A number of smartphone companies, including Samsung, have set up assembly plants in Pakistan in the past year. But this nascent industry is facing local challenges.
Along a dusty pot-holed road in Korangi industrial estate, one of Karachi’s designated factory zones, sewage runs in open drains, rag pickers collect plastic bottles, and car mechanics sweat at makeshift workshops.
It’s a June day with a temperature topping 35 degrees Celsius. Tempers flare up easily. Trucks loaded with textiles and chemicals zoom past, leaving a cloud of dust in their wake.
Incessant and prolonged electricity breakdowns mean many factory workers are sleep-deprived. Few can afford to lose daily wages in Pakistan, where the government struggles to bring in much-needed foreign investment to stabilise its fragile economy.
But amid this chaos, men and women donning blue and pink coats and special slippers walk through a passageway of one of the factories where a ventilation system blows dust specks off their clothes before they enter a long corridor flanked by different workstations. This is where Premier Code, a Pakistani company, manufactures smartphones.
“We need to be very careful about the environment in which we work. Karachi’s weather is different. There’s a lot of dust. So we make sure everything is clean. Our workers are not even allowed to bring water bottles where the phones are assembled,” says Nauman Amjad, the factory manager.
“We import parts from China and then assemble them here. But we have our own SOPs (Standard Operating Procedures), which employees follow to put the components together,” he tells TRT World.
Workers skillfully attach charging jacks and cameras to the motherboard as the phones — known as Dcode in the market — move along the assembly line. Plumes of cold air seep out of air humidifiers placed at various workstations.
Just a few years back, all mobile phones in Pakistan were imported. That changed two years ago when the then-government introduced a policy incentivising local assembly of the phones via tax rebates and other measures.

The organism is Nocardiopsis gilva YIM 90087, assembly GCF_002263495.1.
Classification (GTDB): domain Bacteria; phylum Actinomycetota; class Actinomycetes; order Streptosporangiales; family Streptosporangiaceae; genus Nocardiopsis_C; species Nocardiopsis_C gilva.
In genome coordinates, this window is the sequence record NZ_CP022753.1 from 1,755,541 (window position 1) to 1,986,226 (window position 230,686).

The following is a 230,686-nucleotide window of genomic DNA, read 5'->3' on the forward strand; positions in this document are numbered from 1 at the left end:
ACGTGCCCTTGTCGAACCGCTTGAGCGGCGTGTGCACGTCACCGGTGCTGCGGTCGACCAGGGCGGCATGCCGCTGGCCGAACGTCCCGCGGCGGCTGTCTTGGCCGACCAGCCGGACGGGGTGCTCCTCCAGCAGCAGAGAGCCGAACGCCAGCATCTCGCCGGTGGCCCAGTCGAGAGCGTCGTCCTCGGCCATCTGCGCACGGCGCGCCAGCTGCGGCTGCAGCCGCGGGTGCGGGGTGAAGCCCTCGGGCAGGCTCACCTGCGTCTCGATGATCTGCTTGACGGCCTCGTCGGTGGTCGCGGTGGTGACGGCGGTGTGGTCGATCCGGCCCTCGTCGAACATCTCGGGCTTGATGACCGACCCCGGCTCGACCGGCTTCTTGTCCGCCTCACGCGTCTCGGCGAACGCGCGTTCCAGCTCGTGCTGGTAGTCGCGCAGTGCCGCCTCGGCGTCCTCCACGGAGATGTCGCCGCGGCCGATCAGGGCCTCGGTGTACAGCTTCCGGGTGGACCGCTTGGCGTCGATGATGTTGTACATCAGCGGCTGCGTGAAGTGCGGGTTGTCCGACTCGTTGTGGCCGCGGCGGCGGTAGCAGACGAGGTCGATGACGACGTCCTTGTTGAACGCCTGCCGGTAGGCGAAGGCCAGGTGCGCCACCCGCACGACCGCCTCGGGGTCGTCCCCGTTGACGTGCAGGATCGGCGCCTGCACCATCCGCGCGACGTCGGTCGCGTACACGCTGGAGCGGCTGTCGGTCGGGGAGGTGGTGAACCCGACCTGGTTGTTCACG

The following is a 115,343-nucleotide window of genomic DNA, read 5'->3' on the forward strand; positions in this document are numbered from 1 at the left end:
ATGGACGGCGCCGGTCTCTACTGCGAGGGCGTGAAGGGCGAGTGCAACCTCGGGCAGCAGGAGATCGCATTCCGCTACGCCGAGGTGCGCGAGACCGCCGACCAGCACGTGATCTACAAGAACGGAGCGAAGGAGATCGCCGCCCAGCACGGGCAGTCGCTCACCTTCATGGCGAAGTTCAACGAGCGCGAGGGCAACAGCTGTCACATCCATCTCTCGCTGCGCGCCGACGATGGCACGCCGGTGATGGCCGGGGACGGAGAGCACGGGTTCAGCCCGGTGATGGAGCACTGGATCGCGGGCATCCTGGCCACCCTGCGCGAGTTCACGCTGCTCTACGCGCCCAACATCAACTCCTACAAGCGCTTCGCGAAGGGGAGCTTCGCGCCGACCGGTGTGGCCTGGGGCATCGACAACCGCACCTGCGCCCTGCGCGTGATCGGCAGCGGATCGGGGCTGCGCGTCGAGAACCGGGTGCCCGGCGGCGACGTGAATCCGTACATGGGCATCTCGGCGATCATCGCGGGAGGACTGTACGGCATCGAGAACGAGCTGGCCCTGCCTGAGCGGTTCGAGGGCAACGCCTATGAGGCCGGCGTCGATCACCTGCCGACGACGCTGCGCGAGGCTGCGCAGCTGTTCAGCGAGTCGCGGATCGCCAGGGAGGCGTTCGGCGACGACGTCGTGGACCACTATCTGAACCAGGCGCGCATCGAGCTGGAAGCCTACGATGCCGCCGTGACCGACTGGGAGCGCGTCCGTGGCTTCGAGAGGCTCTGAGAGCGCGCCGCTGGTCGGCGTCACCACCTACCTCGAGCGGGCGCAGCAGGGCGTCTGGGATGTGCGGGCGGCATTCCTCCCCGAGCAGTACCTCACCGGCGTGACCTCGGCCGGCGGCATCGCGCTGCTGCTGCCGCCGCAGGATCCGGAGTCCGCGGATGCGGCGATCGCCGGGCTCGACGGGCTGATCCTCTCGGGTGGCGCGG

In 2021, local manufacturers produced 24.66 million handsets and imports drastically decreased, according to the Pakistan Telecommunication Authority (PTA), the industry regulator.
Samsung, the world’s largest smartphone maker, now assembles all its top brands, except for the foldable Z-Series, locally.
Local manufacturing and contract assembly mean Islamabad can slow the drain on its foreign exchange reserves. Pakistanis spent more than $2 billion on importing cell phones last year.
A high import bill and debt repayments have depleted official coffers and forced policymakers to try and negotiate a loan with the IMF.
With more than 114 million 3G and 4G subscribers, Pakistan has a large young population hooked on apps like TikTok and PUBG, which has increased the demand for smartphones.
Imposition of high tax on the import of mobile phone sets and tax rebates for local assembly has encouraged investment, according to industry professionals.
The PTA has issued licences to more than two dozen companies to assemble phones for the domestic market.
Contract manufacturing, wherein large brands such China’s Xiaomi outsource the assembly of phones to companies in countries like Vietnam, is not new.
Vietnam has emerged as one of the leading countries in the assembly and export of smartphones and other tech products in the past decade.
Apple recently moved part of its iPad manufacturing to Vietnam from China, where Covid lockdowns have disrupted supply chains.